Advisory Councils Are Useless

Advisory councils are useless without the authority and funding to make good on their recommendations

This article was originally published on March 30, 2022.

I am excited to say that I finally received a response letter from our Minister of Education. The letter essentially thanked me and pointed me to the ministry’s website, but it’s better than being ignored.

In the letter, Minister Ewasko reminded me of two advisory councils the Manitoba government established in 2021.

Except we already had an entire Commission on K-12 Education back in 2020, and the government has mostly ignored the extensive and thorough recommendations that were made two years ago.

That commission put out a public discussion paper which was 180 pages long and outlined very specific action items, summarized nicely in a list of 10 recommendations.

What is the point of these commissions and councils if they get together for meetings, write some papers, then those papers gather dust (or proverbial Internet dust)?

This is not to disparage the work of the members of these councils — why would they want to put in so much time and effort for naught?

If the government is going to recruit people for these roles, expecting them to spend time contributing their input and expertise, there had better be a plan in place for follow-through.

So without further ado, I share with you my response letter.

MLA Wayne Ewasko, Minister of Education
Room 168, Legislative Building
450 Broadway
Winnipeg MB R3C 0V8

March 30, 2022

Dear Mr. Ewasko,

Thank you for responding to my letter of February 1, I can imagine it has likely been a very busy first two months in your new role as Minister of Education.

I appreciate you taking the time to respond personally to some of my concerns, and I am glad to know that concerns from Manitoban parents will be shared with the advisory council.

I was indeed aware of the councils the government of Manitoba established in 2021. I am wondering what funds the Manitoba government has set aside to meet the recommendations that come from these councils and from its previous community consultation?

There were extensive and thorough recommendations made in the Report of the Commission on K to 12 Education only two years ago, in March 2020, and little progress has been made toward meeting any of those targets.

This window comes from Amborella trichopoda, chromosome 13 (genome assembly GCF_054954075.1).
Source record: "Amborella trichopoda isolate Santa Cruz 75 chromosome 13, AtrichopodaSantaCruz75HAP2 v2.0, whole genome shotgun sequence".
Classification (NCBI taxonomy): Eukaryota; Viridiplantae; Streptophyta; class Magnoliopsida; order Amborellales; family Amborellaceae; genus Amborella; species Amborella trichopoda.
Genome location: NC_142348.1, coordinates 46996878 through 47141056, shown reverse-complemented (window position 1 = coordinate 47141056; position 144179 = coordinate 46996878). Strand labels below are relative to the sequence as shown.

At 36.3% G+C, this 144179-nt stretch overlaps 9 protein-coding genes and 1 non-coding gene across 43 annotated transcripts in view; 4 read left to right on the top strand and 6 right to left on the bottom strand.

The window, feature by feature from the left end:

In particular, I wish to remind the Minister’s office of three recommendations related to equity and inclusion, which were as follows:

  • Ensure that teacher preparation programs and ongoing professional learning reflect the provincial philosophy of inclusion and develop all teachers in practices to support students with diverse capabilities and learning needs.
  • Strengthen requirements for and training of educational assistants and of student services staff to address, to the greatest extent possible, the learning and behavioural needs of students and to provide overall classroom support for teachers.
  • Commit to reducing wait times for identifying and assessing students with special needs so that they receive early intervention and the necessary supports in all areas of the province.

As a result of recent cuts to funding, our school division has announced a reduced budget for professional development, reduced hours for education assistants, and reduced hours for divisional social workers.

Approximately three years ago, one of our two division’s school psychologists resigned. Rather than hire a second school psychologist, the division created a different position. They have hired a behaviour analyst, someone with much less training and no qualifications to complete assessments for the long list of students waiting for much-needed psycho-educational assessments.

Prior to the second psychologist resigning, the waitlist was approximately 6–8 months long. Over the past three years, the waitlist has grown to a nearly 2-year wait for assessment, forcing families to either pay out-of-pocket for private assessments, or leave their children to struggle with unidentified learning disabilities and neurodevelopmental disorders.

Further, behavioural analysis has long since been proven more harmful than beneficial for students. Not only has our division changed this position has a cost-savings measure, they’ve also moved backwards in terms of providing evidence-based, progressive, child-centred supports for students.

All this to ask, what purpose do these advisory councils serve if the school divisions will not have the resources and funding to carry out their recommendations? What plan does the Manitoba government have to ensure our children will actually benefit from the work of these councils?

With all due respect, Minster Ewasko, given the current state of public education in Manitoba, we need a lot more than perfunctory councils to feel a sense of optimism about our children’s education.

I look forward to hearing the provincial government’s concrete plans for implementing the recommendations from these councils and would be very interested in scheduling a virtual meeting to discuss further.


Jillian Enright, CYW, BA Psych.
Child Advocate, Neurodiversity Manitoba

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Jillian has Child and Youth Work diploma as well as a BA in Psychology. Jillian worked on the front lines of Social Services agencies from 2003 - 2012. Jillian has taken numerous continuing education courses and has attended various workshops focused on supporting neurodiverse children, in particular children with ADHD.

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